Being a developer in both Windows 8 and Windows Phone is an interesting life. Given the relative newness of both of these platforms, and the similarities in look and feel between them, you’d probably expect that the code can be shared easily between the platforms for the same app. Sadly, that’s not the case for more than about 60% of the code base. (I’m not even going to start on the presentation layer – XAML will always need to be *at least* tweaked to account for the different screen sizes)
The differences between the desktop and phone APIs can cause sleepless nights, as well as necessitating two separate versions of a code base with all the complexities that entails (fixing the same defect multiple times, for example).
Luckily there is a solution that can help us out greatly – Portable Class Libraries. These useful little additions to the platform allow you to write one assembly that can be consumed by Windows 8, Windows Phone, Silverlight or the full .NET framework. But there is a catch – supporting all these platforms comes at a cost of compatibility. The code you write in a WinForms app is likely to use different methods, located in different parts of the BCL to the same feature on the phone.
Fortunately, Microsoft have put a lot of time into portable class libraries, and done some lever under-the-hood work to redirect calls the the PCL versions of some tasks to their platform-specific counterparts. A great example of this is the PCL HttpClient (announcement – NuGet package). This makes the task of getting content from the web a snap, and you don’t need to worry about which of the implementations of a web client to use in your assembly. Just use :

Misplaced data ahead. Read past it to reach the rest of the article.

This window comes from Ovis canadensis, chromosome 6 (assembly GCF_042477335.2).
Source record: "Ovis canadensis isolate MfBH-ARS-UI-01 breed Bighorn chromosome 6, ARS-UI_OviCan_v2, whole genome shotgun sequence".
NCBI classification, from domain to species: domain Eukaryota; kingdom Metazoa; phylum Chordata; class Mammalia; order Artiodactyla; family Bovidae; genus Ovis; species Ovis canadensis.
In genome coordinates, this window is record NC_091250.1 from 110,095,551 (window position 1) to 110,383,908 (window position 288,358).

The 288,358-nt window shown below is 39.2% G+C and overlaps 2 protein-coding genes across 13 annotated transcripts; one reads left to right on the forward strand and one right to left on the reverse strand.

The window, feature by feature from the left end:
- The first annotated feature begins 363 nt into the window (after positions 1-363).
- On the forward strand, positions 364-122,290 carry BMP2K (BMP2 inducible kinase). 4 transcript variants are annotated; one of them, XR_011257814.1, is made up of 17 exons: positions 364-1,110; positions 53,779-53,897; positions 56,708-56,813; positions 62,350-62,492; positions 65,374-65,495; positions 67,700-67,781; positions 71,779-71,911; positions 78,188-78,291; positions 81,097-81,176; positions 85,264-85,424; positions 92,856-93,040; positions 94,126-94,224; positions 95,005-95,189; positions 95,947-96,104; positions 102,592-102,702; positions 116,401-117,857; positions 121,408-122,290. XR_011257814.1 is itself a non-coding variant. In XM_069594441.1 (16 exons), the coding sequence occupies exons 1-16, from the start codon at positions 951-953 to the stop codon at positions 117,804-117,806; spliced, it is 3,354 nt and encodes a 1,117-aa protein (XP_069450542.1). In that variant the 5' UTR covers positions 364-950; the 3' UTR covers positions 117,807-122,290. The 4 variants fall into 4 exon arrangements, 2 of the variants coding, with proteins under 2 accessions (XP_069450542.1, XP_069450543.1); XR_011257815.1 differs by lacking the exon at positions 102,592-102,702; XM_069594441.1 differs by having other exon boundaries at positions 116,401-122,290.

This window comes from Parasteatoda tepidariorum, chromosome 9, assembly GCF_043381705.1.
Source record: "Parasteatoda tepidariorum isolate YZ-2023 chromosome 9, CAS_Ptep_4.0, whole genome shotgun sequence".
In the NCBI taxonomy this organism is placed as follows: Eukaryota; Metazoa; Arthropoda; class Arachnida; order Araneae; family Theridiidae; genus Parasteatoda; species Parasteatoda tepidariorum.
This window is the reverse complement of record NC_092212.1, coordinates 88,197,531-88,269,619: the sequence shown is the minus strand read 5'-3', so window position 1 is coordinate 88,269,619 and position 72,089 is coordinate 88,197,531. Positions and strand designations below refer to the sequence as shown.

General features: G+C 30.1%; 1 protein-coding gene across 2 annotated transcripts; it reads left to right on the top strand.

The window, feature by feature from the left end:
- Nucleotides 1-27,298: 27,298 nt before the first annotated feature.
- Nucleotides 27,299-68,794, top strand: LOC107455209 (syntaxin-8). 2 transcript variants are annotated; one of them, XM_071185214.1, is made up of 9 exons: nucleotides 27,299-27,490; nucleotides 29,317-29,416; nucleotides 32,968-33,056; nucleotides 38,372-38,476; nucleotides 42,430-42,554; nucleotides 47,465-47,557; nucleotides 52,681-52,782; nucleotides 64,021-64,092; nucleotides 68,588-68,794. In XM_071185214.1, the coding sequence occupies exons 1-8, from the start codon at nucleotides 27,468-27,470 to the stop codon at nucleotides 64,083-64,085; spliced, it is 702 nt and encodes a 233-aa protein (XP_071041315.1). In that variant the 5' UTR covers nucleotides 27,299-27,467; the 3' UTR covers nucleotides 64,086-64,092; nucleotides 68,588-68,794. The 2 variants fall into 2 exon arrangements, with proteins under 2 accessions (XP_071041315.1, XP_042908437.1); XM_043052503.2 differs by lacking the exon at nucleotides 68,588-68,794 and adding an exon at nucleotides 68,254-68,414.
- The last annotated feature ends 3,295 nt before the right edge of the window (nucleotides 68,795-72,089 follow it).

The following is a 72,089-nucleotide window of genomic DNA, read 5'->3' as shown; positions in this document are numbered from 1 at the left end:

public async Task<string> GetContentFromUrl(string url)
var httpClient = new HttpClient();
var result = await httpClient.GetStringAsync(url);
Note : If you are targetting .Net 4.0 or Windows Phone 7.x, make sure you also install the Microsoft.Bcl.Async package from NuGet, otherwise the solution won’t build.
So now, all you need to do is call the method as follows, and it will work across all your platforms.
Hopefully that one example will give you some insight into the power of the portable class library, and it’s ability to simplify your coding across the platforms. I will be posting a list of useful NuGet packages that extend the base PCL functionality soon, although there’s plenty of good stuff already in there to get you going.